Rio Olympics organizers threw their weight behind a police crackdown on Brazilians holding up signs in stadiums against unpopular interim president Michel Temer, despite accusations of censorship.
“We are alerting the public that these kinds of manifestations are not allowed inside the venues,” Rio 2016 organizing committee spokesman Mario Andrada told journalists on Sunday.
In multiple incidents since the Games opened Friday, police have confiscated small signs featuring the words “fora Temer,” Portuguese for “out with Temer.”
Some cases involve no more than a sheet of paper displayed in silence until police intervene.
Sometimes the slogan pops up on a placard held behind television news reporters as they film from the street.
One man participating in the Olympic torch relay last week painted the words on his buttocks, which he revealed by pulling down his shorts.
Other times people shout “fora Temer” — a cry that erupted en masse at Friday’s ceremony in the Maracana stadium when the interim president declared in a speech lasting just a few seconds that the Games were open.
Temer, the former vice president, took over in May from elected president Dilma Rousseff when she was suspended for an impeachment trial.
She faces being removed permanently from office just days after the Olympics if convicted of breaking budgetary laws.
With the political crisis close to climax, organizers have been unable to prevent tensions spilling over into the Olympics.
In a creative version of the anti-Temer movement, a group of people at a US-France women’s football game in Belo Horizonte on Saturday sat in a row with T-shirts that together spelled out “fora Temer.”
They were expelled from the stadium, Folha de Sao Paulo newspaper reported.
Another incident posted online that has got almost two million views shows four burly officers from an elite branch of the police surrounding and eventually taking a protester from his seat.
The zero tolerance policy for the peaceful protests has provoked outrage on the left and calls for more protests.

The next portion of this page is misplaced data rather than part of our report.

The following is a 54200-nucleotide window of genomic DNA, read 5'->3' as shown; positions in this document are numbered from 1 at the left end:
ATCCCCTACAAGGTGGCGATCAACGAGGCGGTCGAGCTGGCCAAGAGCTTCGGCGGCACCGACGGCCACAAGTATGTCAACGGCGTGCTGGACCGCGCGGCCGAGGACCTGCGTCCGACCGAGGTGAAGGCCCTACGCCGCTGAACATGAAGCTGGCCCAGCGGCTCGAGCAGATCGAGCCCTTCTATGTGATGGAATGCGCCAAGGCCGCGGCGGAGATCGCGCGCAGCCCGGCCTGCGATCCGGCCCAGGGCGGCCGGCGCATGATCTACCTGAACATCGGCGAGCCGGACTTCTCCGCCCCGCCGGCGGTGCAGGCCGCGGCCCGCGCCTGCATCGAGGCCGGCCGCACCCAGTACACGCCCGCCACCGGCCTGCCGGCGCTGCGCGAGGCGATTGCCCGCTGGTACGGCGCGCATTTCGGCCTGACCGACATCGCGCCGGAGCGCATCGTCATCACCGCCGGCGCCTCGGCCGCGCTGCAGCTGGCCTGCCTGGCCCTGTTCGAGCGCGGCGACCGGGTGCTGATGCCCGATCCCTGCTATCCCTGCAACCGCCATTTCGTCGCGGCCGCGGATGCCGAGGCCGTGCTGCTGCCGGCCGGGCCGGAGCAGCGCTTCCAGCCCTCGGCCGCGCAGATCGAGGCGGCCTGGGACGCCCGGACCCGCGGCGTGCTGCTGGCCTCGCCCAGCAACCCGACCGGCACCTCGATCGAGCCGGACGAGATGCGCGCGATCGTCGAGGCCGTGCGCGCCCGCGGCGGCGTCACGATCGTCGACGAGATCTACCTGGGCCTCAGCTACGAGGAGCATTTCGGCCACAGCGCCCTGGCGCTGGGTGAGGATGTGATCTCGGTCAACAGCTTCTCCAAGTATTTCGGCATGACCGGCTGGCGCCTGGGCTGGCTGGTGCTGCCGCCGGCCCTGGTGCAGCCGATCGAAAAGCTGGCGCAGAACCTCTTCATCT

“It’s unbelievable! Expressing an opinion now gets you in prison!” said Senator Gleisi Hoffmann, from Rousseff’s leftist Workers’ Party. “We’re going back in time,” she said in a Facebook post.
However, Olympic officials said Sunday that political slogans are banned from stadiums in line with the International Olympic Committee charter which says “no kind of demonstration” is allowed.
“The persons that are protesting politically in venues are requested not to do that and if they do that, they are asked to leave. This is a temple for sport and we need to focus on that,” Andrada said.
“Obviously, protests outside the venues are free provided they are not violent.”
As criticism mounted, the Justice Ministry issued a statement saying that the rules forbid spectators from bringing any “item that could harm the competition” and that this includes “any item with a political, religious, racist, discriminatory, defamatory or xenophobic message.”
Apparently referring to the case of a man ejected for shouting “fora Temer” at a shooting contest, the ministry said he was “disturbing athletes and other fans.”
Since becoming interim president, Temer has brought in a new government that has moved Brazil sharply to the right from Rousseff’s leftist platform.
If she is ejected, he will retain the presidency until 2018.
Rousseff and her supporters claim Temer engineered the impeachment procedure in a parliamentary coup.
Polls show both Rousseff is deeply unpopular and Temer only slightly less so.
The crisis, added to the most painful recession in decades, is creating an angry backdrop for an Olympics that had been billed as Brazil’s coming out party when Rio was awarded the Games back in 2009.
“Brazilians are very dissatisfied,” Fabiana Amaral, 32, said as she visited the Olympic flame burning in a redeveloped pedestrian area of central Rio.
“Whoever was sitting up there (during the opening ceremony) would have been booed. If it had been Dilma, not Temer, it would have been worse. It was a chance to show our anger,” Amaral, an architect, said.